And man, you are so right. The absolute worst game I ever got, one that was so bad I felt an immense level of guilt about the money my parents spent on it, was Deadly Towers for the NES. I still feel bad about that game. It was really hard, the music was awful, it made no sense, it was just plain bad. Also 720 Degrees on the NES. A middling port of an already threadbare arcade game. And man, did I feel terrible when my sister Sharon saved up her hard earned money and bought CastleQuest for me. CQ wasn't the worst of the worst, but I just didn't like it, but I played it because I felt bad that she spent so much money on it, haha!


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@TresHombres I don't know if it was the absolute worst game I owned, but one of the most disappointing games I ever got as a kid was Rambo for the NES.  The badass shot of Stallone firing his machine gun on the cover had me pumped for action, but then I discovered that 90% of the game is running back and forth killing snakes with a knife.  So lame.  But in those days, it wasn't unusual to buy a game based on its cover.  It's not like you could check Nintendo Power for reviews, since there weren't any.  And I didn't have any rich friends who owned tons of games so I could try them out first.  Every game purchased or received as a gift was a total roll of the dice.

Luckily I never had enough money of my own to buy video games as a kid, so I didn't feel the pangs of guilt over spending my own money on a stinker.  But it sucked getting a terrible game for a birthday present knowing it was all you were going to be able to play until you got something else at Christmas, or vice versa.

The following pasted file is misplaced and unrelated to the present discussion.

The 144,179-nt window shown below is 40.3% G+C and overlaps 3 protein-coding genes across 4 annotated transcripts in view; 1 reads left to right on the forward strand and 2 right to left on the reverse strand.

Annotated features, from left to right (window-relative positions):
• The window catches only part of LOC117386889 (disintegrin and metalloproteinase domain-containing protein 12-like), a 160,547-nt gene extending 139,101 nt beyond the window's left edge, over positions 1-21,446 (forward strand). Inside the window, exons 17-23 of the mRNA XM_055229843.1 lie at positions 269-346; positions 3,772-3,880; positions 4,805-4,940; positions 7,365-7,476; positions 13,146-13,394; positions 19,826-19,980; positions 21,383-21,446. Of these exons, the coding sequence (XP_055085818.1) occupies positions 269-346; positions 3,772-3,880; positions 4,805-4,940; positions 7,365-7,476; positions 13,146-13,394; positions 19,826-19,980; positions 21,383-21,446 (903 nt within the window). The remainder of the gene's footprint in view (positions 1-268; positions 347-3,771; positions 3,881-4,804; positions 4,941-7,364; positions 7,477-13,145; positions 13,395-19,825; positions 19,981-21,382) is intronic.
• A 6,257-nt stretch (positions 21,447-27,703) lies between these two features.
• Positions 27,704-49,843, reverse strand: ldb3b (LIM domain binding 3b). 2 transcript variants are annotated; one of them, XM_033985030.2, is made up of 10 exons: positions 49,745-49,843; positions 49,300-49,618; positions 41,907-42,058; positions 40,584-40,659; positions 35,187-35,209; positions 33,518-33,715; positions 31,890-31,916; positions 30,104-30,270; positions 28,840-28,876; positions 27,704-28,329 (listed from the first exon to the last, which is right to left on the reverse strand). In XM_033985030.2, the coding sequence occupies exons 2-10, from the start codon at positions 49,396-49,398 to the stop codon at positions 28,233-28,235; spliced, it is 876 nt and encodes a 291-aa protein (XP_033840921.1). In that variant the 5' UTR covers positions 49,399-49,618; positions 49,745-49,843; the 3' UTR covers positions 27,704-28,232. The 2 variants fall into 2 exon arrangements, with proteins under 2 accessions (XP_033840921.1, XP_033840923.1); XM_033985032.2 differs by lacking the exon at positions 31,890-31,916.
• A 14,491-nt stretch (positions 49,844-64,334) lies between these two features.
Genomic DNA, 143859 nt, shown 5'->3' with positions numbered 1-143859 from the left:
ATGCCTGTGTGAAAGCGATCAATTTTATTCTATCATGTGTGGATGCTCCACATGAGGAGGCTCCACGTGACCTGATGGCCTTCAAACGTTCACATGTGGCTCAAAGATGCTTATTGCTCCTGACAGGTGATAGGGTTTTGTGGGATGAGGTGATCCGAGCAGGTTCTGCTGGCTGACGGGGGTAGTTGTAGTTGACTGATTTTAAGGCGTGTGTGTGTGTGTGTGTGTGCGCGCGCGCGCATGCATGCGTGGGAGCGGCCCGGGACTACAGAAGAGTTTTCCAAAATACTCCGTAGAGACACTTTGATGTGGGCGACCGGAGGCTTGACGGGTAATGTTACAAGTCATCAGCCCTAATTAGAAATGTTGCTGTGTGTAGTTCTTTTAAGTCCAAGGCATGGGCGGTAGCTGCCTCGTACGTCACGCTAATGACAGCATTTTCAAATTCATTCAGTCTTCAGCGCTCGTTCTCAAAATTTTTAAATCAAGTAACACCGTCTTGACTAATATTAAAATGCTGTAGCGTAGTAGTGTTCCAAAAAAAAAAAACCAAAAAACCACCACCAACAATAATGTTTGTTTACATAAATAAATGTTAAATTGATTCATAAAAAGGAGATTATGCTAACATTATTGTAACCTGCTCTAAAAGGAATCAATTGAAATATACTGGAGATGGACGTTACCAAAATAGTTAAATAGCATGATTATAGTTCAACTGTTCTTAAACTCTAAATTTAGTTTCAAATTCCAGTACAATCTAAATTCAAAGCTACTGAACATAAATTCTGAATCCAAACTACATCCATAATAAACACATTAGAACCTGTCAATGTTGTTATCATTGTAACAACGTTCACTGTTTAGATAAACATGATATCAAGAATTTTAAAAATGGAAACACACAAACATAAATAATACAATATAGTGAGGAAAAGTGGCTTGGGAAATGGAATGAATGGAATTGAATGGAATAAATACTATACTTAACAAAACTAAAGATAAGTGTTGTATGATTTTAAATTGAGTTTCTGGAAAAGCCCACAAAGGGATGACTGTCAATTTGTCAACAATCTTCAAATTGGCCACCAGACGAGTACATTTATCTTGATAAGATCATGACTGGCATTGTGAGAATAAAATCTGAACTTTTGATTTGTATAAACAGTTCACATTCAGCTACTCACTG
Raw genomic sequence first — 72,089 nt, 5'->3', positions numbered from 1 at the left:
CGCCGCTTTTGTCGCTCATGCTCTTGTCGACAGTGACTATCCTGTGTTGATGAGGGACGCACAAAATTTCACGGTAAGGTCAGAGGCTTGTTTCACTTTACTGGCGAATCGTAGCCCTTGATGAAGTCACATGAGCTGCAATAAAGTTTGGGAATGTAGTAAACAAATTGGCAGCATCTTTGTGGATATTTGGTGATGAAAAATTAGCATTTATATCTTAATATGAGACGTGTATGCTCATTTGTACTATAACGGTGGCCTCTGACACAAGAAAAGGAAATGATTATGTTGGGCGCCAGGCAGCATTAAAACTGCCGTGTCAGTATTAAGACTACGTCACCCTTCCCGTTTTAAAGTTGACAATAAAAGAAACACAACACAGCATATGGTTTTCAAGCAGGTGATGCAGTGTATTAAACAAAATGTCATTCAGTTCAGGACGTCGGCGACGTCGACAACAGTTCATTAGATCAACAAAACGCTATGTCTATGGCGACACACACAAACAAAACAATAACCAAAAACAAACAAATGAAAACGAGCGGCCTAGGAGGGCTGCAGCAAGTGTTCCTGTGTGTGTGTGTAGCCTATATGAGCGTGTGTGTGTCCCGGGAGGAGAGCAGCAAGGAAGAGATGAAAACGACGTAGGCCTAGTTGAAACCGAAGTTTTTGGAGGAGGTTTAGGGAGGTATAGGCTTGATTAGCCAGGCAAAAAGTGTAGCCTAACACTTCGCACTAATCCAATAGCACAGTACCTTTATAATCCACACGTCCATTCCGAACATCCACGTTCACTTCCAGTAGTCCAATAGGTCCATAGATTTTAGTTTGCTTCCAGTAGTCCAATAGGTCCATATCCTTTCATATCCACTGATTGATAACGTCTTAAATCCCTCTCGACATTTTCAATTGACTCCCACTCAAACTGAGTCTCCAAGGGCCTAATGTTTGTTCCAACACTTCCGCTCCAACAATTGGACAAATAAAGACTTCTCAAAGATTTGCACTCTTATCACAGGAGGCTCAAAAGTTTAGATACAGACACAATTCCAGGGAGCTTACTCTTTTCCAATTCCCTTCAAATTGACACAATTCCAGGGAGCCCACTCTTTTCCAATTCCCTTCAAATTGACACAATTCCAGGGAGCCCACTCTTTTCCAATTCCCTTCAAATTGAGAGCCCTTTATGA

I'm convinced that this childhood dearth of games is what led me to buy ALL the games once I had a job and could afford to.  Well, maybe not all the games, but let's just say that from the N64/PS1 era through to the following XBox/PS2/Gamecube era, not only did I own all those systems, but I bought so many games I still probably have at least 60 or 70 that I've never played even once.  Add PC games to that and the number of games I own yet have never played is probably at least triple that.

And THAT excess of wasted money is probably what led me to stop playing games altogether around 2005 or so.  I've literally never laid hands on a single console or game post-Xbox/PS2/Gamecube.  The last time I played any game period was when I played the original Tomb Raider on PC back in 2020.  So I can safely say gaming is purely a thing in the past for me. 

Yet here I am, scanning mags. 😅

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I actually loved my copy of Rambo (nes) 😅. Navigation was a pain, but I liked the Zelda II elements it borrowed.

The WORST games I regret buying were Star Wars: Masters of Tera Kasi (ps1) and Enemy Territory: Quake Wars (360). I got them at full price, but I was so disappointed. I sold Quake Wars back to GameSpot a few days later for $22 (list was $50) -- I just wanted to get rid of it.

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We have a similar story, but I was lucky enough to have a few rich classmates who got every game they asked for, would get bored with them, and I would eventually be able to convince them to let me borrow their games. Also we were lucky to have some very cheap rental places in my area back then. Our local grocery store would rent games for $1 per day, which seems impossibly cheap in retrospect. 

However once I started work full time and had disposable income, I started going overboard with buying games. In fact I hit my absolute peak back when I joined RetroMags in 2009ish. I've now pared down to my absolute favorites and revisit each one about once per year.